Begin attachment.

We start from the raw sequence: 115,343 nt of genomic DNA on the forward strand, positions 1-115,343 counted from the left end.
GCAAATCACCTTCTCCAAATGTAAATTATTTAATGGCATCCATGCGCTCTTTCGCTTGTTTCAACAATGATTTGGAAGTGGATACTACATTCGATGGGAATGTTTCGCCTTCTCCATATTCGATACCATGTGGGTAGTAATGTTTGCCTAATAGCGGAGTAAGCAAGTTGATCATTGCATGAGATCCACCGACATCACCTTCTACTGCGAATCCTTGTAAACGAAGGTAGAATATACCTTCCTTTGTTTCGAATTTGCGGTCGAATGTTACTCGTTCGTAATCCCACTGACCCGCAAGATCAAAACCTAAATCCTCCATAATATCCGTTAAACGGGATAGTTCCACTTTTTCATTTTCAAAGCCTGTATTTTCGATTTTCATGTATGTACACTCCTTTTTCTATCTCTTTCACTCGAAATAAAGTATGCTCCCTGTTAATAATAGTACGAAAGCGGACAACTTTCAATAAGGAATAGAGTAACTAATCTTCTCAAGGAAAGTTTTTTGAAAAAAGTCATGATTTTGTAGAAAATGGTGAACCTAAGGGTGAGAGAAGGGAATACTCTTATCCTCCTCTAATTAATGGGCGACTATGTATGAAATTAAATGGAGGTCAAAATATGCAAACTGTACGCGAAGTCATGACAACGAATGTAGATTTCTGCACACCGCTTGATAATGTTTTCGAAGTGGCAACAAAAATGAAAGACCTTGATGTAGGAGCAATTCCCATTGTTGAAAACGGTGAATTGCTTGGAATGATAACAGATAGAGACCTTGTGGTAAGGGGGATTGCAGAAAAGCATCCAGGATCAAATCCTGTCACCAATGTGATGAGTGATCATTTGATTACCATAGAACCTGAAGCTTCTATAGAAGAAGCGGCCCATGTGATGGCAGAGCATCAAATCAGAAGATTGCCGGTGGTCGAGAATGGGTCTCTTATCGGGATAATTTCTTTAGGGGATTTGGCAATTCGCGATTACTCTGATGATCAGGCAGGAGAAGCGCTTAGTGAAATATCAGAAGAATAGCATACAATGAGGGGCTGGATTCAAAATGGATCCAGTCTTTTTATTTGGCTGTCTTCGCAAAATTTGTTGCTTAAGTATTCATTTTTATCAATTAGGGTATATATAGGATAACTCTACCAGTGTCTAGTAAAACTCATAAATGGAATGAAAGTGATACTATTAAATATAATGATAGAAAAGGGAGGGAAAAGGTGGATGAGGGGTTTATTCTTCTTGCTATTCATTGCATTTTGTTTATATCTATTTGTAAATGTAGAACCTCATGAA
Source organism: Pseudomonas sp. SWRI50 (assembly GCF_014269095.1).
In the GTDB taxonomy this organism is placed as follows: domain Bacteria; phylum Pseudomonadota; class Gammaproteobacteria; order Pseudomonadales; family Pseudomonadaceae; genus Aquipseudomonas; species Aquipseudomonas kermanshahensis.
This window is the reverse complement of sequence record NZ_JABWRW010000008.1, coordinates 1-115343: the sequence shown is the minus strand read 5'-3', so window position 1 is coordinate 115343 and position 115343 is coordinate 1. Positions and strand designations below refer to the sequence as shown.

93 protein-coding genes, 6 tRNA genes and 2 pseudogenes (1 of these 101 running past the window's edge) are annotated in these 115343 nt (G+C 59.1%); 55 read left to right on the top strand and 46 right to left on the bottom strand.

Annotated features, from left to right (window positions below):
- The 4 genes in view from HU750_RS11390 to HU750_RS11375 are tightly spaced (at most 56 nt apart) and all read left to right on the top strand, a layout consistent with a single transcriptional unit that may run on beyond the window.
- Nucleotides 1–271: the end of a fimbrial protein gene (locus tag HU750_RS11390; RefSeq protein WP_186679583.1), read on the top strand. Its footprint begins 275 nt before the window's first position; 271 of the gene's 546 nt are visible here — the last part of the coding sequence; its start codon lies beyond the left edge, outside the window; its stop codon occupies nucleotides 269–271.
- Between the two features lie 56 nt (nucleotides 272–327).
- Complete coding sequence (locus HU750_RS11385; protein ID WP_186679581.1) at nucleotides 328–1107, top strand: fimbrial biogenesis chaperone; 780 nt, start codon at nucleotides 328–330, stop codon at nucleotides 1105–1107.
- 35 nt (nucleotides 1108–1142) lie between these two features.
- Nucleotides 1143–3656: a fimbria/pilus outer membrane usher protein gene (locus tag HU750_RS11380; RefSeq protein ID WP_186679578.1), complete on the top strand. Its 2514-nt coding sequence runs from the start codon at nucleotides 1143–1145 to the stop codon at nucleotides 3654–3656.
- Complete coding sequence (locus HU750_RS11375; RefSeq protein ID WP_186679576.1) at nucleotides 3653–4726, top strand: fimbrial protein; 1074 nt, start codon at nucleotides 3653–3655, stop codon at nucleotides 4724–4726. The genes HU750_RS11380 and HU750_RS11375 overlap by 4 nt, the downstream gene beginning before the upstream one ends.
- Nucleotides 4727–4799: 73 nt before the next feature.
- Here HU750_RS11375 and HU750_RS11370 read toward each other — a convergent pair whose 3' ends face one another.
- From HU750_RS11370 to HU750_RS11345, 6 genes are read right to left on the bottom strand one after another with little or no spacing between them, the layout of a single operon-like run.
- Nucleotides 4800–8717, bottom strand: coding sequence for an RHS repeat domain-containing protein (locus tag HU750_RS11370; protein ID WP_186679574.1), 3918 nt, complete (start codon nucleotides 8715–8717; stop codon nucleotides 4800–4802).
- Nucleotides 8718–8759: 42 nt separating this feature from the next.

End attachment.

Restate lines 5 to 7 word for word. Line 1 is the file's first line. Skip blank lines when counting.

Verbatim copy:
This window is the reverse complement of sequence record NZ_JABWRW010000008.1, coordinates 1-115343: the sequence shown is the minus strand read 5'-3', so window position 1 is coordinate 115343 and position 115343 is coordinate 1. Positions and strand designations below refer to the sequence as shown.

93 protein-coding genes, 6 tRNA genes and 2 pseudogenes (1 of these 101 running past the window's edge) are annotated in these 115343 nt (G+C 59.1%); 55 read left to right on the top strand and 46 right to left on the bottom strand.

Annotated features, from left to right (window positions below):